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VINTAGRAPH • WPA • WWII • FLY CANADIAN PACIFIC, c. 1950s

Pie Town Sitdown: 1940

Pie Town Sitdown: 1940

The Faro Caudill family eating dinner in their dugout, Pie Town, New Mexico. October 1940. 35mm Kodachrome transparency by Russell Lee. View full size.

 

Faro Caudill

Faro's life dates, according to the Social Security Death Index: Born June 18, 1908, died June 1976 in Albuquerque.

Dinner

This harks back to a simpler time, when "time with the family" was just that.

We've lost so much.

Nail polish, etc.

Yep, that family is spruced up for photos. I love the little girl's hair with the ribbon! Moms got a fresh dress and apron. Boy's clothes clean, hair brushed nicely. But perhaps Dad didn't want anything to do with this, or just came in from the fields. Dad got his piece of pie early, kids probably had to wait til finished eatinc.

That's linoleum on the table. The old standby that covered nearly everything in the 30s.

Milk Jar

I was just remembering the other day about how we kept our milk in the fridge in a big glass jar like this one. Dad would milk and bring it in--we'd strain it and put it in the jars. Later we skimmed off the cream that had risen to the top to make butter or just stirred it back in before we poured out what we drank or used on our cereal.

Karo Syrup

It's high fructose corn syrup, not quite as thick as golden syrup.

American food

Karo syrup is corn syrup- very very sweet. Probably something like Tate & Lyle, it too is golden in color.

I have never heard of a pikelet, but biscuits here are related to scones. They are a quickbread, made with flour, shortening, and baking powder, very flaky. Sort of like pie crust, but heavier. They are not sweet by themselves, but usually served with butter and jam or honey (or Karo syrup, perhaps!)

Terminology

Forgive an englishman's ignorance, but what was Karo syrup - anything like our Tate & Lyle golden syrup (very sweet). Also the biscuits look terribly like what I would call scones or even pikelets - as you know a biscuit over here would be a cookie to you!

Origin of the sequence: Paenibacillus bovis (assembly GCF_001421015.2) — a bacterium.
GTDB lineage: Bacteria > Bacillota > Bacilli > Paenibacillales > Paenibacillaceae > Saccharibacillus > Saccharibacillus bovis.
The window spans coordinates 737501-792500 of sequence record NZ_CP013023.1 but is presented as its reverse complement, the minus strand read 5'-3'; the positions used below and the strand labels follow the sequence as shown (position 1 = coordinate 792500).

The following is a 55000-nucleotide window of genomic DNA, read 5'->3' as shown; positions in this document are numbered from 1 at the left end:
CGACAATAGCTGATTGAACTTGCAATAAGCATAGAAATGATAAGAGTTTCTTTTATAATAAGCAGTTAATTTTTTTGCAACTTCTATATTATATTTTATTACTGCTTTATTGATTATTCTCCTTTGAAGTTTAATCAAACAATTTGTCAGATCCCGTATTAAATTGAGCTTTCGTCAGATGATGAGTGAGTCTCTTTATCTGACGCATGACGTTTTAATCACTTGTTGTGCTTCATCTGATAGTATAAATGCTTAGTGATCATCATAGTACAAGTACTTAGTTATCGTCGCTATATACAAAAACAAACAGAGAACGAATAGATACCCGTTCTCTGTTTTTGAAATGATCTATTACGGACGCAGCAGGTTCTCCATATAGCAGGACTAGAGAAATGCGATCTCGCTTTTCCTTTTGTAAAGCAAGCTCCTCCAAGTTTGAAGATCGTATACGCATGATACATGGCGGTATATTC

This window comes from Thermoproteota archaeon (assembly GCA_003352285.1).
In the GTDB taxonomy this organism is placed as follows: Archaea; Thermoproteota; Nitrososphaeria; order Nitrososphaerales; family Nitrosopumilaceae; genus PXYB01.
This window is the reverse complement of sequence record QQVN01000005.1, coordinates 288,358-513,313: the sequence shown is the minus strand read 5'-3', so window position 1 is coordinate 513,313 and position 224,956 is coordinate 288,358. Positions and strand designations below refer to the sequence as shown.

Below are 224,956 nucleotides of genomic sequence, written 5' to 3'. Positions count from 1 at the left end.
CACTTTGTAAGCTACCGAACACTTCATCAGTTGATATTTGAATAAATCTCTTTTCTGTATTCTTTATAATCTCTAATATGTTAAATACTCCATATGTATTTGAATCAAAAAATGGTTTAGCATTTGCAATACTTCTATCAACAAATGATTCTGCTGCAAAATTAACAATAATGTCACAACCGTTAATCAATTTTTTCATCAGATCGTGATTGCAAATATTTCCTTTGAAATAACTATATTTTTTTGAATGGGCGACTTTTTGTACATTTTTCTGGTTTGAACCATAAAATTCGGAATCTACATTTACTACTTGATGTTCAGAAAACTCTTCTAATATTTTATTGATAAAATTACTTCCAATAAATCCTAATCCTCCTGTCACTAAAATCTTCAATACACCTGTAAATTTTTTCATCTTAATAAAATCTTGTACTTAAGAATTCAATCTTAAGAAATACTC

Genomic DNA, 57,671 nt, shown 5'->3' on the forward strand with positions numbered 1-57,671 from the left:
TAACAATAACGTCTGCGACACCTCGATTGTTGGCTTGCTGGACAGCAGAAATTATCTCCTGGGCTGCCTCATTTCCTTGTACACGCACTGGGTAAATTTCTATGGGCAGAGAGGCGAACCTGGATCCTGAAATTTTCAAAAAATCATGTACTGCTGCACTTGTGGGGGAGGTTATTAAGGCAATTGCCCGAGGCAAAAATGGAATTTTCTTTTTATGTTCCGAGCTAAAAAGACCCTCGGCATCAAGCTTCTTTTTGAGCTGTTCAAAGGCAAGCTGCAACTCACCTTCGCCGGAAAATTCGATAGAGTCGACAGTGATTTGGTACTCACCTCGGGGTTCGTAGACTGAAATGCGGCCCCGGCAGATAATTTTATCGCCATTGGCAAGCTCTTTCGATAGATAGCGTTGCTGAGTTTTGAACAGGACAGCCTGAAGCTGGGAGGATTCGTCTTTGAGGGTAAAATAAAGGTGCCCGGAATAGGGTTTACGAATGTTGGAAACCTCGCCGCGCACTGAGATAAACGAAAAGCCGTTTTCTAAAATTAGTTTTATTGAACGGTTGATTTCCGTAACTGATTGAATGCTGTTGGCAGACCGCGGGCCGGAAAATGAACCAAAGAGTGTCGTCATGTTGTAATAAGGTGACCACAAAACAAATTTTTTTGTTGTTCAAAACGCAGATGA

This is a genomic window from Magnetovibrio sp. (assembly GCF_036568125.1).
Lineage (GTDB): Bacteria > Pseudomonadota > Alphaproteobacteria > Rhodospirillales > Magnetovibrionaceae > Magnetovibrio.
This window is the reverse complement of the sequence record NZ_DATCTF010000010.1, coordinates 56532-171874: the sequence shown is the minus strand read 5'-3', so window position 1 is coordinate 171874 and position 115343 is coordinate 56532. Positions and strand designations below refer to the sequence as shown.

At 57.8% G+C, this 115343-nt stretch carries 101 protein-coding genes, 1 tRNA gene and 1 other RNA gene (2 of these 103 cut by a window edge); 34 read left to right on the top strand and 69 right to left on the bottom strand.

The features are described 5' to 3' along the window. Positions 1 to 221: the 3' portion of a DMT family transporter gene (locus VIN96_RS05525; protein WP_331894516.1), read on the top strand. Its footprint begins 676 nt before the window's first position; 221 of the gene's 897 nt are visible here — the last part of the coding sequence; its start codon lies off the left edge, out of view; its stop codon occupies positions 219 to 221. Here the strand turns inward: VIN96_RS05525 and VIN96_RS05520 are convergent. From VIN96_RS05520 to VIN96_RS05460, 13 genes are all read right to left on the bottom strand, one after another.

"You know you're doomed to

"You know you're doomed to be a domestic housewife in Pie Town 1940 when your whole right hand just gradually morphs into a big plate of biscuits." -Anon Tip.

This is the best!!!
*laugh*

Pie Town Sitdown 1940

I like the Karo syrup bucket that seems to be holding up the platter of biscuits..The syrup and hot biscuits are better than anything that you can find on 98% of household tables today...

Nail polish was much cheaper than that

Back then it was something like twenty cents. Nowadays even the stuff at the loonie/dollar store costs more than $1, and it's so thin you'd need ten coats to cover.

nail polish

you can bet that they had that polish on because of the visiting photographer. Maybe also wore it to church or the fair....one small bottle would last the two of them for a year or two.

Also, no electricity or running water.. think how hard it was to make that meal and clean up afterwards...we are sure spoiled today.

re: Yum

My father grew up in the Depression (born in 1920) -- though he seldom speaks about it (he's 86-years old and going strong, thankfully), I can remember him say how his father would give him three or four shotgun shells and telling him that if his hunt was unsuccessful, they would have no meat for supper...

Yum

Beans and biscuits look tasty. Karo syrup? Is that for the biscuits?

In response to the "meat" comment, no they weren't vegans. Fresh meat wasn't readily available, as it is today. It wasn't as simple as going to Kroger and picking up a pack of steaks. According to my father, meat was a matter of the store having any, not neccesarily if you could afford it.

nail polish is normal

Nail polish costs about a dollar. Quite possibly, it was the only luxury item they could afford.

Cracker Barrel

Me too! I guess back then this was a fairly "meager" meal but now it's nostalgic and people pay a fair amount for it at Cracker Barrel because so few people are cooking like this at home. Still don't know if i would call it the "good ole days" though.

meat

don't see any meat .. vegans

The eventualities of Pie Town

You know you're doomed to be a domestic housewife in Pie Town 1940 when your whole right hand just gradually morphs into a big plate of biscuits.

I know this is going to sound stupid...

...but this pic makes me hungry for Cracker Barrel.
I am not kidding.

Nail polish

They had a car, so they could probably afford nail polish. The Pie Towners were all homesteaders. Most of them lived in dugouts with sod roofs. No electricity or running water. Near the end of her life Doris Caudill (the mom) remarked that she’d do it all over again if she had the chance, except she’d like hot and cold running water. (“I like to take a bath now and then.”)

Nail polish

It's odd to see the two women wearing nail polish in this photo. They look to be too poor to afford that sort of luxury. But then again, maybe it's food coloring or something.

You can taste the butter in

You can taste the butter in those biscuits.

Bandaged thumb

Dad seems to have injured the thumb on his left hand.

 
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